StatCrunch: Computing Summary Statistics for Columns
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StatCrunch: Computing Summary Statistics for Columns


In this video, you will learn
to create summary statistics for a column of data
using StatCrunch. The data set I will be
using is called exam scores. This data set
contains one column of data of 23 exam scores from
an introductory statistics course. Let’s compute the
summary statistics for the exam 2 column. To do so, under the stat
menu choose summary stats by columns. I’m going to select the exam
2 column and click compute. By default, StatCrunch
produces a table with 11 summary statistics
for the exam 2 column. However, StatCrunch
also allows the user to customize the statistics that
are displayed in this table. To do so, back under the
options menu, choose edit. This takes us back to
the original window where we built our table. In this window, StatCrunch
has other options for the user to customize their table. Under the statistics box, you
will see the different options that the user can
add to their table. To select or deselect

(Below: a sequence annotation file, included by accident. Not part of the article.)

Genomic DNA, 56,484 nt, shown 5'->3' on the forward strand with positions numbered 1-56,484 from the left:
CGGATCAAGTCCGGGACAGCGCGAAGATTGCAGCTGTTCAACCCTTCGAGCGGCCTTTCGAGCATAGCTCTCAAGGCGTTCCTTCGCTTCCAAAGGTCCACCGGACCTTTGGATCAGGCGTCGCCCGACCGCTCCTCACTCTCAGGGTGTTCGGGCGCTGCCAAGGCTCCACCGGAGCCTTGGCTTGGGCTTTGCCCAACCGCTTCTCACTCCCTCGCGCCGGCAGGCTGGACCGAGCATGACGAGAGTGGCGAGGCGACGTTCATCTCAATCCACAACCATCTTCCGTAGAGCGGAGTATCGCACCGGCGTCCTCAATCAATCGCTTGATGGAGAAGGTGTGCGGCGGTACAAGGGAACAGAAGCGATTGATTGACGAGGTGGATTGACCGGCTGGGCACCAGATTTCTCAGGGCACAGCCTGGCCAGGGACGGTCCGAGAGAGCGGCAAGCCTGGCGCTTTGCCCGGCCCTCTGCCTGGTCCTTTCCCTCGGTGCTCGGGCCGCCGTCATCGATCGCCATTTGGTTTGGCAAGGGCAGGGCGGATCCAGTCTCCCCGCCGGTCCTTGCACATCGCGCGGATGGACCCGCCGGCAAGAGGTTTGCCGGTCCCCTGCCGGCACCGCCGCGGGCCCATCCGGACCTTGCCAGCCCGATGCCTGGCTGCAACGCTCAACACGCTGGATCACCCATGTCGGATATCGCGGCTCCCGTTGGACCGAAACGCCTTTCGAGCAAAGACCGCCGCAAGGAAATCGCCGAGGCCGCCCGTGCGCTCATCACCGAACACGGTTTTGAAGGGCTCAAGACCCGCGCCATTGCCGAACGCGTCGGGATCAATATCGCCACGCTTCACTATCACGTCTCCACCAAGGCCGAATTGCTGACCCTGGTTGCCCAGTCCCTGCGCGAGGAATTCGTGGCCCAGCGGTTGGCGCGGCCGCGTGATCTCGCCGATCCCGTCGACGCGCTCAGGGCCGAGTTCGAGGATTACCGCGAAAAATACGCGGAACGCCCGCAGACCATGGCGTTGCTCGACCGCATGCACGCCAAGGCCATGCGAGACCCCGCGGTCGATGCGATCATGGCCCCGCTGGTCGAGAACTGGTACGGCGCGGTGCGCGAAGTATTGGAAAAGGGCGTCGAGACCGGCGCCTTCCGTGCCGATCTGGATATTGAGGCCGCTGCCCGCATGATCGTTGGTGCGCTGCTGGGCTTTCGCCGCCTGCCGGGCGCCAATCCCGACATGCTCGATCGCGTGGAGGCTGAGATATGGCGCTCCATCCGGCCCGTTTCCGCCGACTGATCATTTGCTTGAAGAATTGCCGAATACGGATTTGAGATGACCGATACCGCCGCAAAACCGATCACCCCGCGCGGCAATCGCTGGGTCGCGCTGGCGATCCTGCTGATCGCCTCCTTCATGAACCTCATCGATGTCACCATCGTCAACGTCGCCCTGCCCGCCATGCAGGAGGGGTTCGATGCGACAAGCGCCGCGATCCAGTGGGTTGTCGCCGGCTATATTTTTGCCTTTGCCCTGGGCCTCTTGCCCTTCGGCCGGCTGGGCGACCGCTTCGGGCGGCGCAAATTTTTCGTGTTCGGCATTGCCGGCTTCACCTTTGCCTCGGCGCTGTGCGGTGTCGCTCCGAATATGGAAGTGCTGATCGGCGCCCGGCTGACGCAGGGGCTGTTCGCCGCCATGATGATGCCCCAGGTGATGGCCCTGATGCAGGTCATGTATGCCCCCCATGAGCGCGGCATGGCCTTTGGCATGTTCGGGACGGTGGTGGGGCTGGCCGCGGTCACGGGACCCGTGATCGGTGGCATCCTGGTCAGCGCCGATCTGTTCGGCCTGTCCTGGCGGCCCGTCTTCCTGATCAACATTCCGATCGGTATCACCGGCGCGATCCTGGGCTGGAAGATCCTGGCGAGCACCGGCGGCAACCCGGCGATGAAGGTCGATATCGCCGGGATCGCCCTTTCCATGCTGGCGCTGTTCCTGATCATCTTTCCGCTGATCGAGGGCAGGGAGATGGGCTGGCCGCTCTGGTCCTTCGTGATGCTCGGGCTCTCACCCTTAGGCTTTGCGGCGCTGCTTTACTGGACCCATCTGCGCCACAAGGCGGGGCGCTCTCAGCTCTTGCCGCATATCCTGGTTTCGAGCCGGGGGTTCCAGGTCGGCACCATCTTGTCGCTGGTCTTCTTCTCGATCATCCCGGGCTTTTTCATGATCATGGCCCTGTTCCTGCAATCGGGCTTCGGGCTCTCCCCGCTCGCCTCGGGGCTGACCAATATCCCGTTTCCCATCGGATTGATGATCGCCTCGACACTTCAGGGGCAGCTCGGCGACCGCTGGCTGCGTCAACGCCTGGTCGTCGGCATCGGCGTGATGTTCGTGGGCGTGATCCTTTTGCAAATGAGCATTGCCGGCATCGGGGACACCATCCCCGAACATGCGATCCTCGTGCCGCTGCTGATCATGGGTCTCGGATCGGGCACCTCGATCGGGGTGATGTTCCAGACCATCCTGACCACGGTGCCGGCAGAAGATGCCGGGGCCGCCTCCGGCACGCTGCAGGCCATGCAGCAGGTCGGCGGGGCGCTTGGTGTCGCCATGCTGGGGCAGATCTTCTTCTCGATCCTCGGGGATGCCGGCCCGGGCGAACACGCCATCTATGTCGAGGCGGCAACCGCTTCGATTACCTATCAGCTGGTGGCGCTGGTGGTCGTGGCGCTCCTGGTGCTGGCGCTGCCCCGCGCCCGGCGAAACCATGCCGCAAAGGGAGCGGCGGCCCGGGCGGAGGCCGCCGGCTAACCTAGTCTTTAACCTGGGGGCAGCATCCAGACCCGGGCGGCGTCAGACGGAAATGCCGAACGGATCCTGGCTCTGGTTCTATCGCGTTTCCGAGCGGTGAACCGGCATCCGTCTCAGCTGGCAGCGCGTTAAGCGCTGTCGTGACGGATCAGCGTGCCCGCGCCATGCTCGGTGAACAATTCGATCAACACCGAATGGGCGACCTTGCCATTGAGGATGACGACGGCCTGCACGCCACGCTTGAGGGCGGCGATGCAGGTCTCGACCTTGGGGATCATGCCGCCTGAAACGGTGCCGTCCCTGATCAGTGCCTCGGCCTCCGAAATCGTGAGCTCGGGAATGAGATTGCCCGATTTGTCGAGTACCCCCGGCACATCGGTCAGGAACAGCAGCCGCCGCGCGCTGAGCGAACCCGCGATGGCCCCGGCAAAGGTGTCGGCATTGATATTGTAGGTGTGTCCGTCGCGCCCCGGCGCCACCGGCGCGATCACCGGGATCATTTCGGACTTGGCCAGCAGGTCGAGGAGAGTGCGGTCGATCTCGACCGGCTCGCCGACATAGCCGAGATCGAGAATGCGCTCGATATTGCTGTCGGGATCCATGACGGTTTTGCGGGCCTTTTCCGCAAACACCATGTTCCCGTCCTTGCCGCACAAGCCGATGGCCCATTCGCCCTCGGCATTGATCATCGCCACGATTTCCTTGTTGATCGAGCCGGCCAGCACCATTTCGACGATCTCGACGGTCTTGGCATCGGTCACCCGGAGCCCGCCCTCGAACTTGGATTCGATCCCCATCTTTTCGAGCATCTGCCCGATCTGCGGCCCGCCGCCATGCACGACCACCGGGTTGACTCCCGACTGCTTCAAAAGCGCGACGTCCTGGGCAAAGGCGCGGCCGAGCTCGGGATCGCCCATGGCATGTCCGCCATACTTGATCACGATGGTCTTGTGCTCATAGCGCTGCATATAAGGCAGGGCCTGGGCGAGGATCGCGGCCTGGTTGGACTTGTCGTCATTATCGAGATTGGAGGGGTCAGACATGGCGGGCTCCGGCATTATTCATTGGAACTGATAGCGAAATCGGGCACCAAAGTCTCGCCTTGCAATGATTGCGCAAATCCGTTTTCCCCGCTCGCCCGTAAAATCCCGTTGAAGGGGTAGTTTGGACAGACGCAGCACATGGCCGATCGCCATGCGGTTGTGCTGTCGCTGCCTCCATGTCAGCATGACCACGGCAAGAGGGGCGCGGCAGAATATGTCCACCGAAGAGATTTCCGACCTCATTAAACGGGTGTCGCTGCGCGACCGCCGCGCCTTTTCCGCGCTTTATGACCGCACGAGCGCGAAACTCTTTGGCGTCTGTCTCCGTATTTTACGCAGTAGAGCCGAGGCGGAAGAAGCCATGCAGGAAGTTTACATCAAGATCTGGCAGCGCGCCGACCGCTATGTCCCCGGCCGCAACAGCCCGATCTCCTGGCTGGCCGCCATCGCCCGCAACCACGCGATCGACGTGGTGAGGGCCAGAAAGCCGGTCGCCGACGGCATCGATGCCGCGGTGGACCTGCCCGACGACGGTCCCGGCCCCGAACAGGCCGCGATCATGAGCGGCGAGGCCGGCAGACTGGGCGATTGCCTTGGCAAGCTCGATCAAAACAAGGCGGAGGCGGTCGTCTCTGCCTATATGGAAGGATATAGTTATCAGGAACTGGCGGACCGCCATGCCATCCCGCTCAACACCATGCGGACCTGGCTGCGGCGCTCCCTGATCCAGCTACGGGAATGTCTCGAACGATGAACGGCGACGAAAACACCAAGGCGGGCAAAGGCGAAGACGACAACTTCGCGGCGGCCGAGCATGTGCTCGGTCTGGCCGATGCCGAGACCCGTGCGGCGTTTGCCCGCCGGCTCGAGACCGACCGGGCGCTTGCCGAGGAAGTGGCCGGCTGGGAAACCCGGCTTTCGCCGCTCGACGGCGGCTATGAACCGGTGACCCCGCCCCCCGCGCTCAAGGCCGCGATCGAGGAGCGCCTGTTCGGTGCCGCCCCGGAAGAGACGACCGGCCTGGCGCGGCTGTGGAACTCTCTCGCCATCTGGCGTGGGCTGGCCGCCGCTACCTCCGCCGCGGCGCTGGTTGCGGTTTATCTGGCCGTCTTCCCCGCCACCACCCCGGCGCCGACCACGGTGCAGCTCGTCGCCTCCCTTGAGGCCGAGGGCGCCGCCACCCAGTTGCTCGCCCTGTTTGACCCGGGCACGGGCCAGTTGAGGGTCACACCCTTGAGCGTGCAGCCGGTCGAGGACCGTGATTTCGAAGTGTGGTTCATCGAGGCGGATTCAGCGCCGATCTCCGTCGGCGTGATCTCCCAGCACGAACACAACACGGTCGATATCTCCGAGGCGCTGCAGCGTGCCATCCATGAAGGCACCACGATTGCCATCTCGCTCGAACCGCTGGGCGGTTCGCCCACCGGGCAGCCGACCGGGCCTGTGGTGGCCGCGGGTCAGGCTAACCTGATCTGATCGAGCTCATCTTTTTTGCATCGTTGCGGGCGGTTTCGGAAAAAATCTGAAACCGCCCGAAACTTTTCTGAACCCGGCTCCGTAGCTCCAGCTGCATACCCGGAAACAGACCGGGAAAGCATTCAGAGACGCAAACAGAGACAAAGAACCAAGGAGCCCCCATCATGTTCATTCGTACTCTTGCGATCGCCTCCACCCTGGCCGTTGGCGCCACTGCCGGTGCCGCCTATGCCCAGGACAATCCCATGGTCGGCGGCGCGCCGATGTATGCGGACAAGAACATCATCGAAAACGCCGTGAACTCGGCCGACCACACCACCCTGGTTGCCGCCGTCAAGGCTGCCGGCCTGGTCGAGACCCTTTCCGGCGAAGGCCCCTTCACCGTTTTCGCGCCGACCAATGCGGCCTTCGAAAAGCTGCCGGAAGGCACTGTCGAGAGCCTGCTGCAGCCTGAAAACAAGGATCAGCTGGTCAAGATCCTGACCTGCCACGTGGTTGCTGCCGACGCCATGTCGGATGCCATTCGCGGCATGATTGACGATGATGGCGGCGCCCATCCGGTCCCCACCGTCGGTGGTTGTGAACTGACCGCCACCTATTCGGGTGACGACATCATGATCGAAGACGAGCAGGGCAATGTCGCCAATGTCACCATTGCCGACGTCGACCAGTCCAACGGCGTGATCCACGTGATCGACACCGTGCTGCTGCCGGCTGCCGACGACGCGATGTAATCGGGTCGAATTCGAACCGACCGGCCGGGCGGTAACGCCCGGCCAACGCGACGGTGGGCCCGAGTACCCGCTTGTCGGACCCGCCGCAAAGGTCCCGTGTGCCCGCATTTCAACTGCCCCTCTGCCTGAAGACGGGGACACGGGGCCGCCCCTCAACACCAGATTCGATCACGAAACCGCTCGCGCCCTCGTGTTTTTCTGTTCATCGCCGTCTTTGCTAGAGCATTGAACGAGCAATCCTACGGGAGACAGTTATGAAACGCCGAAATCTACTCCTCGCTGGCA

any of these options, hold down command on a
Mac, or control on a PC. For this example, I’m
going to add n, mean, and standard deviation
only to our table. Click compute, and
now our table only displays those three
summary statistics. StatCrunch also allows the user
to add percentile statistics to their table. To do so, back under
options– edit. In the percentile box, you
can enter different values. For this example,
I’d like to see the value of the 10th
and the 90th percentiles. So I will enter 10 separated by
a comma, and then type the 90. When I click compute
it has now entered the 10th and the 90th
percentiles to our table. Lastly, StatCrunch
also allows the user to create their own
custom statistic. Back under options
again, there’s a box labeled other statistics. In this box you can type a wide
array of StatCrunch functions to be applied to
the column of data. The column is going
to be labeled as an x. To see the different functions
that StatCrunch can use, click the blue build button. Here on the right hand side
is the list of the StatCrunch functions that can be used. For this example, I know which
function I’d like to use. So I’m going to type in
the standard deviation, and this is for the x column,
times the standard deviation of the x column as well. This is equivalent
to variance, so I’m going to go on ahead and add
variance back into our table to verify the equivalence
of the custom statistic I have created. I’ll click compute and the
variance is approximately 92.7, and my new custom statistic I
created is equivalent of 92.7.

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